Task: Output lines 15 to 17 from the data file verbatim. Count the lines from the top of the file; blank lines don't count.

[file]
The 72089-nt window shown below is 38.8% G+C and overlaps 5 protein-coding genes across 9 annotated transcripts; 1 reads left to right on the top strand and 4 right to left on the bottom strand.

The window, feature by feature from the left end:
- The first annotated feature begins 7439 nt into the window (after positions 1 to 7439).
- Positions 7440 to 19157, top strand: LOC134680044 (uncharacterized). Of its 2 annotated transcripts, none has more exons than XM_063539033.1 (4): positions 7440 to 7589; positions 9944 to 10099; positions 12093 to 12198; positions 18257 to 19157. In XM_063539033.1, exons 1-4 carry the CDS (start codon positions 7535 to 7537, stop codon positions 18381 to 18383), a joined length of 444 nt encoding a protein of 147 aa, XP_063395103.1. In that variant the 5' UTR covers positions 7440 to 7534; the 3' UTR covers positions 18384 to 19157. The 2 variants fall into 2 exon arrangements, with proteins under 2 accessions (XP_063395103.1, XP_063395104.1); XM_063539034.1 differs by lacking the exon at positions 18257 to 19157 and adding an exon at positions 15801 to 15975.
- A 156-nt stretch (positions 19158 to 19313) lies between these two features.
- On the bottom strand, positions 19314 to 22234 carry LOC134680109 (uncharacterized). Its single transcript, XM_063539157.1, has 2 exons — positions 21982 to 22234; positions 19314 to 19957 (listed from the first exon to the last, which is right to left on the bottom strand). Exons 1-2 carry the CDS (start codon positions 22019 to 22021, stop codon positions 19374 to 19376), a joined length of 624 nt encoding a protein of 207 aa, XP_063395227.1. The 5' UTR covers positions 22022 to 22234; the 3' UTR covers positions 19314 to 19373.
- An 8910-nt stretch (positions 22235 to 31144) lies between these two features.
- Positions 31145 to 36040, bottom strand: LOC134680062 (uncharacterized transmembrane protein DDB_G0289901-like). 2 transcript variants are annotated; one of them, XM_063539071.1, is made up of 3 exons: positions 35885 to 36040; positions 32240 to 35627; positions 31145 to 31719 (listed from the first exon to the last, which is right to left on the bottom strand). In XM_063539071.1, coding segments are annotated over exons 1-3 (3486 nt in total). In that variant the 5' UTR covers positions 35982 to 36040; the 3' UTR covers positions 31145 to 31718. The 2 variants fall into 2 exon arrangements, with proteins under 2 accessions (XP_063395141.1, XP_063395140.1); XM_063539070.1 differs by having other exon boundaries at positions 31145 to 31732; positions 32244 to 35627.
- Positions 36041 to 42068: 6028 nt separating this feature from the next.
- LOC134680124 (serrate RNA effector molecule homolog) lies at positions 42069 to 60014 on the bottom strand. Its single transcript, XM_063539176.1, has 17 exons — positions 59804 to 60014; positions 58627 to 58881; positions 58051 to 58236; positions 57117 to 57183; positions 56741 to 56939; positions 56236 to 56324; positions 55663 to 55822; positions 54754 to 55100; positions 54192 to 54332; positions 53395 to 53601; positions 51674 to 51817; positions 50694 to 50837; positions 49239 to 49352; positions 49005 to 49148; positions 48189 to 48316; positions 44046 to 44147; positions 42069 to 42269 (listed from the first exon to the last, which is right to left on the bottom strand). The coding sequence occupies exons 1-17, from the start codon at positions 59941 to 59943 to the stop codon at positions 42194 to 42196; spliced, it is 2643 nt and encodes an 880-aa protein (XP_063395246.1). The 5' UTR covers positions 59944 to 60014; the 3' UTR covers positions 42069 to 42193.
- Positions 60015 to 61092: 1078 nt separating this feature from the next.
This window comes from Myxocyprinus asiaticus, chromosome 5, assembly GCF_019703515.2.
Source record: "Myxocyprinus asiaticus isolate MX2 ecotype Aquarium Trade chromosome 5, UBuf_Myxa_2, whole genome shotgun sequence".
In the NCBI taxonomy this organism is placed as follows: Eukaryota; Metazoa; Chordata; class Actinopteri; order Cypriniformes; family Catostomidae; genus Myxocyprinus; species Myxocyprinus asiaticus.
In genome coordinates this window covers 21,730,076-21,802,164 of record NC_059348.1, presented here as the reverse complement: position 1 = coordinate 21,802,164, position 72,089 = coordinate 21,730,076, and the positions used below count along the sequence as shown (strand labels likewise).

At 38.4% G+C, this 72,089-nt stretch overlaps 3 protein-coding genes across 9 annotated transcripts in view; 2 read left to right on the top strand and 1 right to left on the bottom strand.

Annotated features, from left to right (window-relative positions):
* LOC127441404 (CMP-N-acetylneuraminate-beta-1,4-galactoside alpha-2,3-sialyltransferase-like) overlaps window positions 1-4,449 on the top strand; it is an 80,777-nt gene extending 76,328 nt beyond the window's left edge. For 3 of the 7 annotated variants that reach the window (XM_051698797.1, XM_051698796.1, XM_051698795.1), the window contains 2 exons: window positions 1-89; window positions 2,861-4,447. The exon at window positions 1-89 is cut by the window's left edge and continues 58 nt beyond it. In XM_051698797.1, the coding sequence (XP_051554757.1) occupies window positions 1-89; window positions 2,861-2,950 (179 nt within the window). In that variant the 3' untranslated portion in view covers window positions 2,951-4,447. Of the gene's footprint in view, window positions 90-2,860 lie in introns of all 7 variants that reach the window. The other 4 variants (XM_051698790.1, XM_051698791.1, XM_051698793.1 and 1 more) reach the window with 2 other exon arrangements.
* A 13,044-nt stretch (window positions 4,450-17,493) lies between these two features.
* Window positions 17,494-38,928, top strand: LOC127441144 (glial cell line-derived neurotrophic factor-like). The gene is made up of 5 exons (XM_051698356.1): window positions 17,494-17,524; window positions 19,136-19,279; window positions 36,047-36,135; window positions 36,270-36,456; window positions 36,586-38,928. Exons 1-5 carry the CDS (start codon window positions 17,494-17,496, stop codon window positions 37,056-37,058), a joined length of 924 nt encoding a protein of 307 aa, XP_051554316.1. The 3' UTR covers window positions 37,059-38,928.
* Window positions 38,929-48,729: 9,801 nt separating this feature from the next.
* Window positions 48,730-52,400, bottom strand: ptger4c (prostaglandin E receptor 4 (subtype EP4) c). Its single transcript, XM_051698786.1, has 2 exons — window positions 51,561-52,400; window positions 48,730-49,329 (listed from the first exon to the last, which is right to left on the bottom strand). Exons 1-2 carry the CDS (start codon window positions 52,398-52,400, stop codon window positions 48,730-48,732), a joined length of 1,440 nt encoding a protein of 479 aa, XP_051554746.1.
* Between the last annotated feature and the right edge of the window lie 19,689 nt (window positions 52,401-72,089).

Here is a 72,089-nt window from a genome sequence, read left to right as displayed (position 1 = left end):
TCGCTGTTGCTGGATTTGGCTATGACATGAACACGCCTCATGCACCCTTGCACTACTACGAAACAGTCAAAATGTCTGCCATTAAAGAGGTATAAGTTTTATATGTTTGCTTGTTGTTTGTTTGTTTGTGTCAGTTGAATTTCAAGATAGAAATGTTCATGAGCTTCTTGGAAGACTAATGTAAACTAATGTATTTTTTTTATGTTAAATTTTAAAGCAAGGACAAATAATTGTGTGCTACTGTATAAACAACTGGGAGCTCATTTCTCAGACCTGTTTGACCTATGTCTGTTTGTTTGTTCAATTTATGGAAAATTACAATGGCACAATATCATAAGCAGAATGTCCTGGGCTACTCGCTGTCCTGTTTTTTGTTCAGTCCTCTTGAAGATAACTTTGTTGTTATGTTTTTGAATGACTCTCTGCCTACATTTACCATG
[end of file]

In genome coordinates this window covers 21,730,076-21,802,164 of record NC_059348.1, presented here as the reverse complement: position 1 = coordinate 21,802,164, position 72,089 = coordinate 21,730,076, and the positions used below count along the sequence as shown (strand labels likewise).

At 38.4% G+C, this 72,089-nt stretch overlaps 3 protein-coding genes across 9 annotated transcripts in view; 2 read left to right on the top strand and 1 right to left on the bottom strand.

Annotated features, from left to right (window-relative positions):